Parish Website: http://www.stfrancismacon.com
The Rev. Dr. C. Eric Funston is proud to refer to himself as a Nevadan. Although he has resided in the states of Kansas and Ohio since 1993, he still calls Nevada home.
Fr. Funston was born in Las Vegas in 1952 and reared in southern Nevada and southern California. He practiced law in Las Vegas from 1983 through 1993, including four years as Chancellor of the Diocese of Nevada (1986-1990).
Eric read for Holy Orders under the tutelage of the Rev. Paul Towner, former rector of St. Paul’s, Sparks, and the late Fr. Karl Spatz, then rector of Christ Church, Las Vegas. After completing the General Ordination Examinations in 1990, he was ordained a deacon and then obtained a Certificate of Anglican Studies at Church Divinity School of the Pacific.
Upon ordination to the priesthood in 1991, he joined the staff of Christ Church as Assistant Rector, serving two years in that position. Since then he has been rector of St. Francis, Stilwell, Kansas (1993-2003), and currently is rector of St. Paul’s, Medina, Ohio.
A firm believer in life-long learning, Fr. Funston holds the following degrees: Batchelor of Arts in English Literature (UC San Diego); Master of Business Administration (UNLV); Juris Doctor (summa cum laude, California Western School of Law); and Doctor of Ministry in Congregational Development (Seabury-Western Theological Seminary). He has taught university-level courses in research and business law, and has participated in diocesan and parish theological education programs as both a student and a teacher.
Eric married Evelyn Walther of Elko in 1980. They have two children, Patrick (24), and Caitlin (22), both of whom reside in Kansas. For recreation, Eric and Evie enjoy traveling, antiquing, gardening, entertaining, playing with their cocker spaniels Rascal and Fionna, and taking daily walks together.
Parish Website: http://www.stpauls-medina.org
Al Keeney is the rector of St. John's in Canandaigua, New York, in the Diocese of Rochester where he has served for the last 13 of his 17 years of ordained ministry. Prior to this, he was rector of St. Matthew’s in Paramus, New Jersey. Al was ordained in the Diocese of Newark, where he served as a member of the Commission on Ministry, the diocesan Communications Committee and was also a clergy staff person at the Diocesan Youth Camp. Prior to ordination, Al had a career in advertising and communications. He has an abiding interest in the role of communications, and especially electronic communications, for evangelism and community building.
Al's ministry at St. John's has emphasized spiritual formation for youth and adults and development of the ministry of all the baptized. St. John’s youth formation programs include Godly Play and the Journey to Adulthood. His work reflects his deep concerns around maturing in the spiritual life, stewardship of the environment, and issues of peace and justice. He is a spiritual director to lay and clergy of the diocese.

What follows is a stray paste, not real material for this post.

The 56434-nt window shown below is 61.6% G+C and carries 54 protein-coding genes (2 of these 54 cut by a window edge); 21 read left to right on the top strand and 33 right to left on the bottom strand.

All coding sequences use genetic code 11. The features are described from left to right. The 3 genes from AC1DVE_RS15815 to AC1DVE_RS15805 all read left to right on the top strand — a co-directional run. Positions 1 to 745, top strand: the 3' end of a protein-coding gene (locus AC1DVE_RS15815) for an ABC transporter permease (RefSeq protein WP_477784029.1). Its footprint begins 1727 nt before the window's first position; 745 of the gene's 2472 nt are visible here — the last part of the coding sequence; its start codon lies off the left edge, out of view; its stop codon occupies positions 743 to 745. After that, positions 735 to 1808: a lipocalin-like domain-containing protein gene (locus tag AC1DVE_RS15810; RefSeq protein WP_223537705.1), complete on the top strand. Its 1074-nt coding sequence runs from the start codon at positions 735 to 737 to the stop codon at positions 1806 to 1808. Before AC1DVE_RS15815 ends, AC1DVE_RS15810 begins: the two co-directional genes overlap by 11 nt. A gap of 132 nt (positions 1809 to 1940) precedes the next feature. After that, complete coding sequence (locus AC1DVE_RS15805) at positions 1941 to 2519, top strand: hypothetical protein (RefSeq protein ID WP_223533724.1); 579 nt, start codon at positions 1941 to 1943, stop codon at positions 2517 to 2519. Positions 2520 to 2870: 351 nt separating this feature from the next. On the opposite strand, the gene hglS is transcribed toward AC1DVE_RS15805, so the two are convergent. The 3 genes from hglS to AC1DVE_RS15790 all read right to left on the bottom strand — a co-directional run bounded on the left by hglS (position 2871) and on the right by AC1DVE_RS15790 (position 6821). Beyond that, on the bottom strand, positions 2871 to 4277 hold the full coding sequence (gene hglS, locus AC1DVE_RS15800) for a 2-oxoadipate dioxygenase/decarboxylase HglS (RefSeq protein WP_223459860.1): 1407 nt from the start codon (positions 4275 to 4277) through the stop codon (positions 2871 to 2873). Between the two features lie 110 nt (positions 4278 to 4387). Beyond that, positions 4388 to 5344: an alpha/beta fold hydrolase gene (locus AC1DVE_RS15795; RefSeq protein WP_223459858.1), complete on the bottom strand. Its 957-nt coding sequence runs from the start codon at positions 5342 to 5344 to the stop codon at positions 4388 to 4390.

In the diocese, he is currently president of the Standing Committee and a member of the Committee for Gay and Lesbian Ministries. The Standing Committee is presently overseeing the process for the call of the eighth Bishop of Rochester. Al has been chair of the Budget Committee for Diocesan Council, director of and teacher for the Total Common Ministry program and a member of the Bishop's Advisory Committee on Diaconal Ministry. He has offered diocesan workshops on contemplative and Celtic spirituality and spirituality in the workplace.
Al has been married to Linda Keeney for 38 years. They have two sons, Andrew and Ryan, who live in Denver. Al and Linda share their life with a 5-year-old Airedale terrier named Penny.
Parish Website: http://www.st-johns-episcopal.org
It was a dark and stormy Halloween night in 1954. I was born Polish Catholic in Cleveland, and we moved to California when I began high school. During undergraduate school I worked as a peer counselor for the Probation Department at the Episcopal Church of the Messiah in Santa Ana, where I met my future wife, Meg. We married in August 1977. While working as a neighborhood community organizer, the people of Messiah called me to enter seminary. With our first child we moved to Berkeley, where I studied at Church Divinity School. Meeting Bishop Wes Frensdorff my first year was a seminal encounter, when I was exposed to the principles of Total Ministry. He regaled us with stories of Nevada, the high desert, and the challenges of a rural diocese. “My heart was strangely warmed.”
Ordained in 1983, I served several parishes in the L.A. Diocese. In 1985 I was struck to the earth and began a twenty-two year spiritual awakening, one day at a time. In 1995, while at St Paul’s Ventura, Bishop Stewart Zabriskie called. We had four children, I had turned forty, and we wanted to plant ourselves in a place we might call home rather than chasing the next position. Meg is a native Nevadan, her family came from the mining towns of Goldfield, Manhattan, and Tonopah. Called to St Peter’s, we moved to Carson City. “Home means Nevada.”
Our greatest diocesan assets and biggest priorities are: developing leadership through education and ministry development, including youth and young adults; stewarding properties, including historic Nevada churches and Galilee; engaging local communities around social justice issues.
Collaboration is my God-given gift, working together to be transformed to transform the world. Dark chocolate is my God-given weakness. It was a dark and stormy Halloween night....
Parish Website: http://www.stpeterscarsoncity.org/